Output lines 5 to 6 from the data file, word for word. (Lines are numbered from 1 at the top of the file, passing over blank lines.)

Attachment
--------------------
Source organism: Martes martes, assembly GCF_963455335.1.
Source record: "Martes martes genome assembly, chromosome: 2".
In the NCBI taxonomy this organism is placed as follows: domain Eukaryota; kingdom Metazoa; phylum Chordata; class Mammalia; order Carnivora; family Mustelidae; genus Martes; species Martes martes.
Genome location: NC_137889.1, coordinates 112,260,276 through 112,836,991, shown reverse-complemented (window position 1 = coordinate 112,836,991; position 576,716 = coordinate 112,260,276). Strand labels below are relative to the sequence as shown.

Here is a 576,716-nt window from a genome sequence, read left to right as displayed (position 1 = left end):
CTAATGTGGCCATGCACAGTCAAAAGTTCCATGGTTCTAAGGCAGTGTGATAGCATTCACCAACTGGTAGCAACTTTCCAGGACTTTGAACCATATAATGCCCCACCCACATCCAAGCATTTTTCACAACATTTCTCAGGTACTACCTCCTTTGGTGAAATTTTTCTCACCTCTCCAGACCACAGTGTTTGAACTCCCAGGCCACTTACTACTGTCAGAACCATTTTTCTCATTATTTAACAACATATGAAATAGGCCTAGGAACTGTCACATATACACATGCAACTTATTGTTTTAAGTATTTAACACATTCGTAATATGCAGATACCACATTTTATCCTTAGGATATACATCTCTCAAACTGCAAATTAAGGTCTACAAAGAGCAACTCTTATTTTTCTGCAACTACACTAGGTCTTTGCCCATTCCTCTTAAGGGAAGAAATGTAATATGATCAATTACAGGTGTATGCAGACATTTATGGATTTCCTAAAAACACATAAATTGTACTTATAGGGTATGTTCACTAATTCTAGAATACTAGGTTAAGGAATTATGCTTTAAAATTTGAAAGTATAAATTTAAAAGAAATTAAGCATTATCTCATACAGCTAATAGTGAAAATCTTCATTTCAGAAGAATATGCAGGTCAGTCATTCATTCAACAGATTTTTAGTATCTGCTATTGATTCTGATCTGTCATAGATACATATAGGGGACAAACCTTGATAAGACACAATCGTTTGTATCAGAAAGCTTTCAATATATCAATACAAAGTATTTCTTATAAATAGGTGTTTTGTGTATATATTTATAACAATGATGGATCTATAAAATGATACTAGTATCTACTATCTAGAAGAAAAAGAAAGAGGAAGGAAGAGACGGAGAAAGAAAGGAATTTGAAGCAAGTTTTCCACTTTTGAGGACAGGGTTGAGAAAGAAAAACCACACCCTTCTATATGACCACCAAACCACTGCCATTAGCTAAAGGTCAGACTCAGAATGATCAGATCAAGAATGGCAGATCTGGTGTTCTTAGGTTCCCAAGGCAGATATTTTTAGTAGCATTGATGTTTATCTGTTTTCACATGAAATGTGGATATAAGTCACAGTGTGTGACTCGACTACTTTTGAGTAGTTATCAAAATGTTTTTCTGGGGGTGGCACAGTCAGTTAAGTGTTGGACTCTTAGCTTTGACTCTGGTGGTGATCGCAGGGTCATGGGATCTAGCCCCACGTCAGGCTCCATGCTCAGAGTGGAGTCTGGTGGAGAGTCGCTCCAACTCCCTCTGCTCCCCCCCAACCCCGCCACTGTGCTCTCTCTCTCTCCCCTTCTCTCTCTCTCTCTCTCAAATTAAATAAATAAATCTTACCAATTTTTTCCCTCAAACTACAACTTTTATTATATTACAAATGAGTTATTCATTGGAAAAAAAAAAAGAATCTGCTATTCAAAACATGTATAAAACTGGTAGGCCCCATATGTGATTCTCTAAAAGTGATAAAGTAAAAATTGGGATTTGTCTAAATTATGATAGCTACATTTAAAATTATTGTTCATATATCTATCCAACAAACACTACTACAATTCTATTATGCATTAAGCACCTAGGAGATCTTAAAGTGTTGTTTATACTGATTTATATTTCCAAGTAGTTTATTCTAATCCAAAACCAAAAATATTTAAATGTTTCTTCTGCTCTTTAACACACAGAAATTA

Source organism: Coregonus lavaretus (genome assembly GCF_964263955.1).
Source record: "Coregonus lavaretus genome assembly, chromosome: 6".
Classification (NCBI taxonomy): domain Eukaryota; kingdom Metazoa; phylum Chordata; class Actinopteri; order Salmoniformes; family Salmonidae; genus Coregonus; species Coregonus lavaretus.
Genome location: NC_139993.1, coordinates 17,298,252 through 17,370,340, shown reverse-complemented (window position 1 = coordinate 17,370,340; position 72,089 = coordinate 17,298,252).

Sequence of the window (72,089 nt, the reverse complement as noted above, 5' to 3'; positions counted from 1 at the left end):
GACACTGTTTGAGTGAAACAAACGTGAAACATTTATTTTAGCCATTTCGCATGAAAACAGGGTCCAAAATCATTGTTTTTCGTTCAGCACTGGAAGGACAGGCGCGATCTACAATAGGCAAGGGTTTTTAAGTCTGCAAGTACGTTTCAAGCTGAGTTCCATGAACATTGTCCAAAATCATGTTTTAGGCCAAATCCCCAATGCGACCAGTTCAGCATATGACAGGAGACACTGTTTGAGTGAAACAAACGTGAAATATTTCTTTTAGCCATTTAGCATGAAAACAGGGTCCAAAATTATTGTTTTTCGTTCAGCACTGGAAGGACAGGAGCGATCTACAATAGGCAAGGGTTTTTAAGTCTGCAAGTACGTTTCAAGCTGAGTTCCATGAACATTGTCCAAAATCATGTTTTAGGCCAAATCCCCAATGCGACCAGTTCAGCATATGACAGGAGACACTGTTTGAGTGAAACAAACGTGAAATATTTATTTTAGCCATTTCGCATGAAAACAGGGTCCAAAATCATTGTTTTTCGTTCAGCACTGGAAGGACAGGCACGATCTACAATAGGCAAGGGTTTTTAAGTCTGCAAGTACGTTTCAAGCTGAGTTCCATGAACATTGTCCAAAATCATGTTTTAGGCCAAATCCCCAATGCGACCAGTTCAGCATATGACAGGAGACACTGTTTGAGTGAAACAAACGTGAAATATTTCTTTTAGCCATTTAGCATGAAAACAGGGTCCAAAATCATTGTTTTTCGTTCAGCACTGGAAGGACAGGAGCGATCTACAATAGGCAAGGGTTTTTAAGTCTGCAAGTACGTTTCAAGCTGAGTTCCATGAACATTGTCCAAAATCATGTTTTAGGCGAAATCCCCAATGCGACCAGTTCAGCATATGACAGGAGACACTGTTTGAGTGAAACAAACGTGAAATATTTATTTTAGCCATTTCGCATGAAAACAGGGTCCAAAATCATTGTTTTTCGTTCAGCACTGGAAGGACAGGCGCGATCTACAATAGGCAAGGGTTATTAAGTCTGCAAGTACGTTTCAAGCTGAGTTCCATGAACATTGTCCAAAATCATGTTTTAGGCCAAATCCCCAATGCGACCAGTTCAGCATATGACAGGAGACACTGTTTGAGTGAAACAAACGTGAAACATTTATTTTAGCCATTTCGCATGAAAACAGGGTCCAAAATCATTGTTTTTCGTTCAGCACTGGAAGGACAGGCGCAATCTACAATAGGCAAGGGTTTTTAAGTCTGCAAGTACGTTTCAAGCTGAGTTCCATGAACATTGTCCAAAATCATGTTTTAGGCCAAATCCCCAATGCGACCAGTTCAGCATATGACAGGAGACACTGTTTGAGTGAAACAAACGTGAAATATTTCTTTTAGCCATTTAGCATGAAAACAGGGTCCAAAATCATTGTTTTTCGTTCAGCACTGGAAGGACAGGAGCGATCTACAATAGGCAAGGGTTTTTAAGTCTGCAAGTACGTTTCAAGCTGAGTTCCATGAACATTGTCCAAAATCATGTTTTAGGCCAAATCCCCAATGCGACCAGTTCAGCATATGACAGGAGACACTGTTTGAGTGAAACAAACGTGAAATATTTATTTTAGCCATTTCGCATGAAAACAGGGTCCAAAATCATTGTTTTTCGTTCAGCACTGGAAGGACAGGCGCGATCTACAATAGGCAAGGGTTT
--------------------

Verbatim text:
Here is a 576,716-nt window from a genome sequence, read left to right as displayed (position 1 = left end):
CTAATGTGGCCATGCACAGTCAAAAGTTCCATGGTTCTAAGGCAGTGTGATAGCATTCACCAACTGGTAGCAACTTTCCAGGACTTTGAACCATATAATGCCCCACCCACATCCAAGCATTTTTCACAACATTTCTCAGGTACTACCTCCTTTGGTGAAATTTTTCTCACCTCTCCAGACCACAGTGTTTGAACTCCCAGGCCACTTACTACTGTCAGAACCATTTTTCTCATTATTTAACAACATATGAAATAGGCCTAGGAACTGTCACATATACACATGCAACTTATTGTTTTAAGTATTTAACACATTCGTAATATGCAGATACCACATTTTATCCTTAGGATATACATCTCTCAAACTGCAAATTAAGGTCTACAAAGAGCAACTCTTATTTTTCTGCAACTACACTAGGTCTTTGCCCATTCCTCTTAAGGGAAGAAATGTAATATGATCAATTACAGGTGTATGCAGACATTTATGGATTTCCTAAAAACACATAAATTGTACTTATAGGGTATGTTCACTAATTCTAGAATACTAGGTTAAGGAATTATGCTTTAAAATTTGAAAGTATAAATTTAAAAGAAATTAAGCATTATCTCATACAGCTAATAGTGAAAATCTTCATTTCAGAAGAATATGCAGGTCAGTCATTCATTCAACAGATTTTTAGTATCTGCTATTGATTCTGATCTGTCATAGATACATATAGGGGACAAACCTTGATAAGACACAATCGTTTGTATCAGAAAGCTTTCAATATATCAATACAAAGTATTTCTTATAAATAGGTGTTTTGTGTATATATTTATAACAATGATGGATCTATAAAATGATACTAGTATCTACTATCTAGAAGAAAAAGAAAGAGGAAGGAAGAGACGGAGAAAGAAAGGAATTTGAAGCAAGTTTTCCACTTTTGAGGACAGGGTTGAGAAAGAAAAACCACACCCTTCTATATGACCACCAAACCACTGCCATTAGCTAAAGGTCAGACTCAGAATGATCAGATCAAGAATGGCAGATCTGGTGTTCTTAGGTTCCCAAGGCAGATATTTTTAGTAGCATTGATGTTTATCTGTTTTCACATGAAATGTGGATATAAGTCACAGTGTGTGACTCGACTACTTTTGAGTAGTTATCAAAATGTTTTTCTGGGGGTGGCACAGTCAGTTAAGTGTTGGACTCTTAGCTTTGACTCTGGTGGTGATCGCAGGGTCATGGGATCTAGCCCCACGTCAGGCTCCATGCTCAGAGTGGAGTCTGGTGGAGAGTCGCTCCAACTCCCTCTGCTCCCCCCCAACCCCGCCACTGTGCTCTCTCTCTCTCCCCTTCTCTCTCTCTCTCTCTCAAATTAAATAAATAAATCTTACCAATTTTTTCCCTCAAACTACAACTTTTATTATATTACAAATGAGTTATTCATTGGAAAAAAAAAAAGAATCTGCTATTCAAAACATGTATAAAACTGGTAGGCCCCATATGTGATTCTCTAAAAGTGATAAAGTAAAAATTGGGATTTGTCTAAATTATGATAGCTACATTTAAAATTATTGTTCATATATCTATCCAACAAACACTACTACAATTCTATTATGCATTAAGCACCTAGGAGATCTTAAAGTGTTGTTTATACTGATTTATATTTCCAAGTAGTTTATTCTAATCCAAAACCAAAAATATTTAAATGTTTCTTCTGCTCTTTAACACACAGAAATTA